Volume 3 Supplement 1
Inhibition of melanoma growth in a subcutaneous model using ultrasound with low duty cycle
© Ando et al; licensee BioMed Central Ltd. 2015
Published: 30 June 2015
Melanoma has a 5-year survival rate of <10%, primarily due to therapeutic resistance and immune tolerance. Durable responses to therapy of metastatic melanoma are enhanced when the anti tumor immune response is activated. FUS is an emerging non-invasive treatment modality for localized treatment of cancers. Traditionally FUS has been used exclusively for thermal ablation of the target sites; biological responses associated with both thermal and mechanical damage have not been investigated. Damaged tumor cells have release endogenous danger signals, which stimulate an immune response, suggesting that the patient’s dying cancer cells may serve as a therapeutic vaccine which stimulates an antitumor immune response. Specifically, we hypothesize that FUS will augment tumor antigen release and danger signals to mediate rejection of both FUS treated and untreated tumors.
Studies using C57BL6 mice inoculated subcutaneously with B16 melanoma cells were approved by the institutional animal care and use committee. When tumors became palpable, 100 cycles of 1MHz ultrasound was applied to the tumor every 5 seconds for 5, 10 or 20 minutes. Following treatment, tumor growth, survival, necrosis, and apoptosis were measured. Tumor volume was evaluated by taking daily measurements with digital calibers. Standard H & E staining was performed to evaluate histological changes that may have occurred as a result of the ultrasound exposures. The detection of apoptotic cells was performed using staining for Caspase 3.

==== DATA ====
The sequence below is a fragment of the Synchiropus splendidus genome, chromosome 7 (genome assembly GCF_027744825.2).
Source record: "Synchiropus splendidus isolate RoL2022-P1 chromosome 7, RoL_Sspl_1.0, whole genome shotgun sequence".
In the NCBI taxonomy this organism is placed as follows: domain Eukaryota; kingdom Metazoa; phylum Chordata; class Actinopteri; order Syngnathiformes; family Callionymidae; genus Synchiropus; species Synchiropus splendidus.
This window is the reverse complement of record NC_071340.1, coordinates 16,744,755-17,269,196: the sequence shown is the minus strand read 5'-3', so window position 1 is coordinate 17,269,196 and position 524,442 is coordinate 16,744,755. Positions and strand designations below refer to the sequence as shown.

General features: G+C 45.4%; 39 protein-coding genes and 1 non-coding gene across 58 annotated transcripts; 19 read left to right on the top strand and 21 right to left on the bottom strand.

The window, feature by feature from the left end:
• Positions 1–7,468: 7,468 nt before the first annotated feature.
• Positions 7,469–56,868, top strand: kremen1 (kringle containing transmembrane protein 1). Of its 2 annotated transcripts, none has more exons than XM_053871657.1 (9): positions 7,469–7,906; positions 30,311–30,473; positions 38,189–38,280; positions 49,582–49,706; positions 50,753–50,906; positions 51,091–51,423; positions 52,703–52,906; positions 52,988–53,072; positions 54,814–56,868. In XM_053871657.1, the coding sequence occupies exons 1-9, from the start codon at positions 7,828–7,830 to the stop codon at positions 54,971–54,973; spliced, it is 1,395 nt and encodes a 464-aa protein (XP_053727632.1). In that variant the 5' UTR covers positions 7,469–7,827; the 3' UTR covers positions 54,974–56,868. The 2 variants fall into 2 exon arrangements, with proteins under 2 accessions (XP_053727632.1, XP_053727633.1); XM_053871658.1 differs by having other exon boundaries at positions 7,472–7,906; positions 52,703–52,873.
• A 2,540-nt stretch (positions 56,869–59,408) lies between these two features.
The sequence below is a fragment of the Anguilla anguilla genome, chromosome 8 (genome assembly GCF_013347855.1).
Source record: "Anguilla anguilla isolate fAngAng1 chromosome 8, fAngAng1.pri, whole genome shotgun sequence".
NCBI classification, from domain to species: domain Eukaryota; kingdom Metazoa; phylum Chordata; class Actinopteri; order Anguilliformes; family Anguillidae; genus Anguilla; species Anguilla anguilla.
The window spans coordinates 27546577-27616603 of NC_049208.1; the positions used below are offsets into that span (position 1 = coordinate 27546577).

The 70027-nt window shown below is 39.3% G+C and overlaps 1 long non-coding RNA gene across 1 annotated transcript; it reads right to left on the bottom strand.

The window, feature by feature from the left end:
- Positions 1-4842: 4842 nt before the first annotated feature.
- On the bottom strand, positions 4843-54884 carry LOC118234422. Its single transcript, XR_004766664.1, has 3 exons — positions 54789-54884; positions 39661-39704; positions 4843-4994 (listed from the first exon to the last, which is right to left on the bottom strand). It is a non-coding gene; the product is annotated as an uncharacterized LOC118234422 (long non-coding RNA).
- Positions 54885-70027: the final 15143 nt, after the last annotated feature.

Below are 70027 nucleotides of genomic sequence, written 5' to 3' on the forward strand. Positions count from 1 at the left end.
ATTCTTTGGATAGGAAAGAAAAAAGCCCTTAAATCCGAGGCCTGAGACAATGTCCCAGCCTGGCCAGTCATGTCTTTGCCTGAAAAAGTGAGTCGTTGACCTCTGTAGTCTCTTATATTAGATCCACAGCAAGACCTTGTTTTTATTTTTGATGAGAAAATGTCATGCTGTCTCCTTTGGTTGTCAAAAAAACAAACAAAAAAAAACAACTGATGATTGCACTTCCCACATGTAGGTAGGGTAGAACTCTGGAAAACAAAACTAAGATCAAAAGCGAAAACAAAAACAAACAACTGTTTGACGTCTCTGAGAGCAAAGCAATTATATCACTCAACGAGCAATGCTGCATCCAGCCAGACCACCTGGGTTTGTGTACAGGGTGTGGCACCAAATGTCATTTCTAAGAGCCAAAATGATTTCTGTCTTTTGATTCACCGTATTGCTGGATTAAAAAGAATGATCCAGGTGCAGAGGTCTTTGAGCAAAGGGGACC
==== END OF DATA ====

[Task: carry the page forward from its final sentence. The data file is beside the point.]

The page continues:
Results and conclusions
Tumors harvested 3 days after treatment were analyzed using H & E and caspase 3 staining. Staining with H & E indicated that significantly more necrotic tissue was present in all tumors treated with ultrasound. Staining for Caspase 3 exhibited more extensive apoptosis in all treatment groups when compared to untreated tumors.
Furthermore we found that ultrasound treatment dramatically decreased tumor size.
1 MHz ultrasound with low duty cycle can inhibits melanoma tumor. We will use this platform to characterize the immune response in treated tumors. We also plan to combine microbubbles with ultrasound to see if there is a synergistic effect on inhibition of tumor growth.
This work is supported by funds from University of Virginia, Department of Radiation Oncology, Focused Ultrasound Center funds.
This article is published under license to BioMed Central Ltd. This is an Open Access article distributed under the terms of the Creative Commons Attribution License (http://creativecommons.org/licenses/by/4.0), which permits unrestricted use, distribution, and reproduction in any medium, provided the original work is properly cited. The Creative Commons Public Domain Dedication waiver (http://creativecommons.org/publicdomain/zero/1.0/) applies to the data made available in this article, unless otherwise stated.